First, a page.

On this Baltic cruise Crystal continued to live up to its high quality reputation but the jury is still out on whether going all inclusive has caused a decrease in the level of service. We could not decide. The staff was still very friendly but they did not make any attempt to learn our names or drink preferences as they did on a previous cruise. However, this was an unusual cruise with only one sea day and the rest of the time it was a new port every day so there was not the same opportunity for the crew to learn about the passengers.
One aspect of the all inclusive policy that we liked is that room service provided two bottles of alcohol of our choice for use in the cabin. But what if you are a non-drinker? No refund is given in that case which does not seem fair. We also wondered what would happen to the remaining liquor when we left. On disembarkation day we overheard a debate between room stewards on the type of booze they liked best as they cleaned the vacated cabins. It was clear to us that at least some of the left over liquor would be consumed by the crew. Perhaps this was some compensation for the extra tips they did not get under the all inclusive policy.
Everything else went very smoothly except the Dining by Reservation (DBR) system. As we noted in another review of the Symphony, Crystal maitre d staff apparently do not like the DBR system and generally try to dump all the DBR people into the last sitting making sure DBR does not work the way it should. Princess manages their equivalent option much better.
We took several Crystal shore excursions which were generally good. We enjoyed a visit to Unique Lapland in Helsinki which recreated winter in a huge refrigerated building; the dog sledding was really fun. The Vasa museum in Stockholm was also excellent. The St. Petersburg tours were also good but the crowds were huge making it hard to get around the main sights. The Russian immigration routine and the fact you needed a visa if you were not on an organized tour were also problems. There were seven cruise ships in town when we were at St. Petersburg and that meant that the Hermitage and Peterhof were both packed. There is no getting away from the fact that a cruise ship will land a thousand or more tourists a day in a given city all of them wanting to see the same places at the same time. The more cruise ships in a particular port the worse the overcrowding. This is a fundamental problem that is going to get worse as cruising gets more popular.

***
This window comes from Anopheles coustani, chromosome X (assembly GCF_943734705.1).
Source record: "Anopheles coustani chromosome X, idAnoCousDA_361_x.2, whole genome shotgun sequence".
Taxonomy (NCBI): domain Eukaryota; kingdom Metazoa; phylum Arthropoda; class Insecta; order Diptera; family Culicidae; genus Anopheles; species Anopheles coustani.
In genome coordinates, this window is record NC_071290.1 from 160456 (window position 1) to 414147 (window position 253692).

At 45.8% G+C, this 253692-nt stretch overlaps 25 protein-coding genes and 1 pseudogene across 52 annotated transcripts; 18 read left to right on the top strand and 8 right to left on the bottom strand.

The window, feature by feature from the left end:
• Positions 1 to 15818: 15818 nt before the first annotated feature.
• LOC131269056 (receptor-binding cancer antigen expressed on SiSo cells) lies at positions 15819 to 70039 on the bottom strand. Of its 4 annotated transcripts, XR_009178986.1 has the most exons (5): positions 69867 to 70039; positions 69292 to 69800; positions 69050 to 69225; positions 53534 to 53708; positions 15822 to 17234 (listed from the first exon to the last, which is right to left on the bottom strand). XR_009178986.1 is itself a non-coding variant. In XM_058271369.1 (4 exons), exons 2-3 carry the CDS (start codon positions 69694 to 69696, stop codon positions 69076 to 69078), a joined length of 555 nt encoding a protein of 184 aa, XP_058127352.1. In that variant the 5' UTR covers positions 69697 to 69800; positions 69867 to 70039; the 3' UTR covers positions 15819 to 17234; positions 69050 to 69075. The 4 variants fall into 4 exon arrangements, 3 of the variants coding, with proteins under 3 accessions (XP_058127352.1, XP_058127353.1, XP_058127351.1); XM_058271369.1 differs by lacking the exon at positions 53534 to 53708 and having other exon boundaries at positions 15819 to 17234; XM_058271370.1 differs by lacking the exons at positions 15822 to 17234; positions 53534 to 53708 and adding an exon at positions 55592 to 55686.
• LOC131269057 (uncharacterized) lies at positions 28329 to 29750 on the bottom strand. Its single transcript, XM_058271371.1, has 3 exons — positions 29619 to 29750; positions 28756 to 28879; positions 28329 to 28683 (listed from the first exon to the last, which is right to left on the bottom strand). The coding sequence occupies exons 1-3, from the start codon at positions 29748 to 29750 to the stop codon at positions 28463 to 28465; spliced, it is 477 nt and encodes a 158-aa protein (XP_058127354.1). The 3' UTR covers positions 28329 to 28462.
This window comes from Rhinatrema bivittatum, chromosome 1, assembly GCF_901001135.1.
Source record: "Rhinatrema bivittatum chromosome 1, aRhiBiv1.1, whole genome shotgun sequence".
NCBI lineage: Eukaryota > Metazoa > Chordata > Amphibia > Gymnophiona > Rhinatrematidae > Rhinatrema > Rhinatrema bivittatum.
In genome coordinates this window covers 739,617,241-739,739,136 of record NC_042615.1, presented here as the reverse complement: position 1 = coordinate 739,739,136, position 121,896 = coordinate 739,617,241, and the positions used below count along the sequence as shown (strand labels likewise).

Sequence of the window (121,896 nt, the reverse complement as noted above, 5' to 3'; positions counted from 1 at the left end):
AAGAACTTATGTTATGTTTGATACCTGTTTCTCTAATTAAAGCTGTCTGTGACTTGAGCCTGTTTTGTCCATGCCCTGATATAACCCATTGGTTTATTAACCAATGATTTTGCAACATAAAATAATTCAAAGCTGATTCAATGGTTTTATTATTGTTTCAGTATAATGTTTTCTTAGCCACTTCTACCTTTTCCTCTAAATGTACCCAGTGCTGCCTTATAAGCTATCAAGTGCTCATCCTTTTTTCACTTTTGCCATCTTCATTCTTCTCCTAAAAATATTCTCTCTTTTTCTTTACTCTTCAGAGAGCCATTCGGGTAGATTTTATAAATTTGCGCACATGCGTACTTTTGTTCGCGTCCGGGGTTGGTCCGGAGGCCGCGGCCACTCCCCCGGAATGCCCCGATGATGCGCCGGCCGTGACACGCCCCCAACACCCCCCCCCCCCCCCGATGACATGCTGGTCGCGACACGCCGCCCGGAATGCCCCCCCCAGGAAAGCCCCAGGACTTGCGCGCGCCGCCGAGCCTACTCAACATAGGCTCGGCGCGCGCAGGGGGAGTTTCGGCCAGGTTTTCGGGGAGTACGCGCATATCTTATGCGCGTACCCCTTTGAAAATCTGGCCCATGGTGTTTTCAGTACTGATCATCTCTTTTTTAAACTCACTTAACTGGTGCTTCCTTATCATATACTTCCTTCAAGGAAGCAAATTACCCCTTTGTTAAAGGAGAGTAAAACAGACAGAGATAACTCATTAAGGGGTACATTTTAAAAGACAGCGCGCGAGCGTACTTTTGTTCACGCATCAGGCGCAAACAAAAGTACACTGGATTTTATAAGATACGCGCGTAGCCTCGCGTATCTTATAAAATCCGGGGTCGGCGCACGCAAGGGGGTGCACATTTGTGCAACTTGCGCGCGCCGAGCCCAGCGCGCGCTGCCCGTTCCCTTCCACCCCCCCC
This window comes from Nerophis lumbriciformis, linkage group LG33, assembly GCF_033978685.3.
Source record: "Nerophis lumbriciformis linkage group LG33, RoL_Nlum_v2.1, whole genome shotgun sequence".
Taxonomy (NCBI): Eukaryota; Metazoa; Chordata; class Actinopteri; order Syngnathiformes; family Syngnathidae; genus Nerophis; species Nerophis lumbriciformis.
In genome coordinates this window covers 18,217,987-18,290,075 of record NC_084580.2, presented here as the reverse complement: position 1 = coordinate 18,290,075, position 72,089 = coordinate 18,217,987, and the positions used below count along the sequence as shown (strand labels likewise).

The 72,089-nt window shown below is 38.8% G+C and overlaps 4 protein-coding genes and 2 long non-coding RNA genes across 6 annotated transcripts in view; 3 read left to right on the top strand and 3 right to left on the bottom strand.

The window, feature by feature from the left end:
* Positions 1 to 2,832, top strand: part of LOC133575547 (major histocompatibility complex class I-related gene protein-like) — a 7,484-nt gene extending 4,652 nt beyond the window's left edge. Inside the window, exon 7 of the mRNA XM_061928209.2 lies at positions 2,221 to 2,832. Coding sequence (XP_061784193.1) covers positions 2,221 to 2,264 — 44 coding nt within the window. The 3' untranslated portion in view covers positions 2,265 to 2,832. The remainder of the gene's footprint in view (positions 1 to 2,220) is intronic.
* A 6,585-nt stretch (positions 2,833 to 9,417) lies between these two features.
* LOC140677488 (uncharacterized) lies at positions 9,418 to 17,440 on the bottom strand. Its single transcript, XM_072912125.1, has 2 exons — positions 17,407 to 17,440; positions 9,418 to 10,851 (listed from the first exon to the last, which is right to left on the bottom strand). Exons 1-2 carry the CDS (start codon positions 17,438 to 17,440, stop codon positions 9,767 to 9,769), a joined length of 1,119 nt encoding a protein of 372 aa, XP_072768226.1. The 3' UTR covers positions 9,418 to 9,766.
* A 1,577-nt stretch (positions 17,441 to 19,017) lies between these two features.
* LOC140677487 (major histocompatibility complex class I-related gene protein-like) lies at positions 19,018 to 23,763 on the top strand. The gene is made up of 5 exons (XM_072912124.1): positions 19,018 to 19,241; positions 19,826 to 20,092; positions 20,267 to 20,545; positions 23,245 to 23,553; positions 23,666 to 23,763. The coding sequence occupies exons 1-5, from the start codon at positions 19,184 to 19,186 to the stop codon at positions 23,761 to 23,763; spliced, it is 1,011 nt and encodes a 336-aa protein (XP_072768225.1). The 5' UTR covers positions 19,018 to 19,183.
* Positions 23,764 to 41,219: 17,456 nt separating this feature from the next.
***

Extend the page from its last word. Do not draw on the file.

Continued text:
Another strange thing that we observed on the excursions was that tipping the guides was much less common than it was before. On past cruises pretty much everyone tipped the tour guides but on this cruise we started to notice, and others confirmed, that many did not tip at all. Is this a consequence of the all inclusive policy? Maybe we should not have been tipping?
We did not like the step backwards that Crystal has taken to hold their emergency muster in an auditorium rather than at the actual life boats you would be expected to go to, as they did on past cruises. With increasing safety concerns for cruise ships and given the mass panic youd expect in an auditorium in case of a fire or ship listing to one side, this a dumb move. Having the passengers on deck at their stations also lets them see that they are not being abandoned by the ships officer which unfortunately has happened in previous accidents. Except for this and DBR we were generally pleased with our experience on Crystal.